Upon entering the Wallace Center at 9:40 am I saw the director Cynthia Koch, at the podium, waiting to address the gathered throng, and I went over, said hello, and wished her good luck and hoping that day would move smoothly. Cynthia and her staff have this program, and its schedule, down to an art form, and this day was no different. Later I would again meet Cynthia as she was escorting Professor Alan Brinkley, the keynote speaker. I had recently met Professor Brinkley at the NY Historical Society, while he was hosting an event on FDR.


I also met Chris Breiseth, the former head of the Franklin and Eleanor Roosevelt Institute and terrific guy, who has had a remarkable academic and intellectual career from his days at Cornell’s Graduate Studies program to his recent work with both the Roosevelt Institute and the Frances Perkins Center. While Chris was at Cornell working on his PhD studies in European History over in the School of Arts and Sciences, Frances Perkins was at the School of Industrial and Labor Relations. Chris and others invited her to come and live at Telluride House in the spring of 1960.  She remained until her death in May of 1965. He had one year with her in the Telluride House, 1962-63, after his return from Oxford University where he was from 1960 to 1962.  He actually arranged for the dinner in the spring of 1960 where he and others encouraged Miss Perkins to come and live with them and made the formal invitation.  She and Chris organized a seminar for house members with Henry Wallace in the spring of 1963 and worked with her the following year to do a similar seminar (over a weekend) with Jim Farley.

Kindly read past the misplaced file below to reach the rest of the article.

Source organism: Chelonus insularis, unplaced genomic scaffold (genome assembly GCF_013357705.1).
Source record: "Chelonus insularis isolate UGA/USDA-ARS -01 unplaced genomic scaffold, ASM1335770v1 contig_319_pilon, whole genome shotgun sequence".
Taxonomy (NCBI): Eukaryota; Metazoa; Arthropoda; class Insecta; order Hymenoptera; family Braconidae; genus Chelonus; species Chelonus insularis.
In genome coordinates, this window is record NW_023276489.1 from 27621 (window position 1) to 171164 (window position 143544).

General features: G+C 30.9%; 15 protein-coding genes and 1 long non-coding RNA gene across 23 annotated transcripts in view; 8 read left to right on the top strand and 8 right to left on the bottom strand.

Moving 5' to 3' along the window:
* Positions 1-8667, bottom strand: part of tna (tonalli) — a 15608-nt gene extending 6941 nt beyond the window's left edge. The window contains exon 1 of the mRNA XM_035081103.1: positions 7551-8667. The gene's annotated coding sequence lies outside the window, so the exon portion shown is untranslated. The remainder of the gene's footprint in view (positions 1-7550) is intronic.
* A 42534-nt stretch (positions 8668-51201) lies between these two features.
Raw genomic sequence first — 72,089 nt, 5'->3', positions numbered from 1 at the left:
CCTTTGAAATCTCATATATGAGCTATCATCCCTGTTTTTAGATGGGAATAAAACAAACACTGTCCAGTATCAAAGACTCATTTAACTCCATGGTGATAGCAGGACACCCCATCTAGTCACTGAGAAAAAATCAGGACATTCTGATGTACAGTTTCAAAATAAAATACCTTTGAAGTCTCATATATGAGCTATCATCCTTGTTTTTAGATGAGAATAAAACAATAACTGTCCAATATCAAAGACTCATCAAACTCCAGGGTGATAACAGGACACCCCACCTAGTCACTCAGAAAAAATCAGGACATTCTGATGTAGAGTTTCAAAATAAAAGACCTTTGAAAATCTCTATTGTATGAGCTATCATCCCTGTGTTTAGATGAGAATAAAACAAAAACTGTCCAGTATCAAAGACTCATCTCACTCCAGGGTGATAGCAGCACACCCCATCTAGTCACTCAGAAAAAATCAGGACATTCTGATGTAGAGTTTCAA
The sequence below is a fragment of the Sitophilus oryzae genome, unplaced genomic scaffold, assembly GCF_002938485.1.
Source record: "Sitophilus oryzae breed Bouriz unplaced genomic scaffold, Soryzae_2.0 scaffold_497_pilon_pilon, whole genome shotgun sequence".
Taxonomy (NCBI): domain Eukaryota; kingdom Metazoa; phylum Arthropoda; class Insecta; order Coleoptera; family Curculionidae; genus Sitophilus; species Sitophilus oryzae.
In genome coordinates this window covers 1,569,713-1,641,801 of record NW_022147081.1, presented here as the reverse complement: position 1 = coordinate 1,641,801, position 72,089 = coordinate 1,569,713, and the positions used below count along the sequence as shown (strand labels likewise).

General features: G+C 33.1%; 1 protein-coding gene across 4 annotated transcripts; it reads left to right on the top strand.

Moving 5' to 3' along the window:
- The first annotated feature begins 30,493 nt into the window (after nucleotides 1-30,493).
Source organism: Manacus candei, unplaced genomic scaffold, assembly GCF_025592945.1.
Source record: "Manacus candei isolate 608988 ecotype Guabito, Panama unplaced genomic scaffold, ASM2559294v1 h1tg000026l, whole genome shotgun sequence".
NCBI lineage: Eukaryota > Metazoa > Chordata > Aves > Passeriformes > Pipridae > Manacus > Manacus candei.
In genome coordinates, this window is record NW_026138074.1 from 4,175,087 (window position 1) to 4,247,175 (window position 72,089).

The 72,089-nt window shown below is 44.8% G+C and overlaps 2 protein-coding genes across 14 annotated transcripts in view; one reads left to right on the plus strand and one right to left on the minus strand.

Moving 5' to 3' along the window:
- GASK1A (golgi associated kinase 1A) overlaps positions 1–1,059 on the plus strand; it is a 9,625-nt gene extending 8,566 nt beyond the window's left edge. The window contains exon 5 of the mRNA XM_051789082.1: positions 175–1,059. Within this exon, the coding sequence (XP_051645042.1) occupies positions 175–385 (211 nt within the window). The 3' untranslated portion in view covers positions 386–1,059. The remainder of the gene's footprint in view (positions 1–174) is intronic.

By the way, I had the pleasure of meeting Ms. Kirsten Downey, at this event a few years ago, who has written a wonderful biography of Ms. Perkins. Linda and I met her again in NYC at the Harvard Club when there was a symposium on the 75th anniversary of the signing of the Social Security legislation by President Roosevelt. There are always interesting and exciting people to meet at the FDR Library, especially when they host this event.


Chris was talking to Dr. Steven Lomazow, who with Eric Fettmann, of NY Post, has written a very controversial book about FDR’s health, sickness and cause of death. Before the publication of his book, I had read the reviews and had spoken to Dr. Lomazow, at length, about his conclusions. I also had interviewed Dr. Harry Goldsmith MD, on my program, The Advocates, , who I met at this event in 2008. Goldsmith’s research and book, The Conspiracy of Silence, The Health and Death of FDR,, had stimulated a great deal of interest in the medical connections between FDR and his doctors, Cary Grayson, Ross McIntire and Howard Bruenn, and the speculation that FDR suffered from and was affected by the affects of malignant Melanoma. Both Goldsmith and Lomazow focus on the extreme medical secrecy, regarding President Roosevelt’s health, and seem to feel his doctor’s action were unique. My sense is that all presidents have hidden their health challenges as defense mechanism against scurrilous political attacks, nit-picking and off-the-wall speculation regarding decision-making.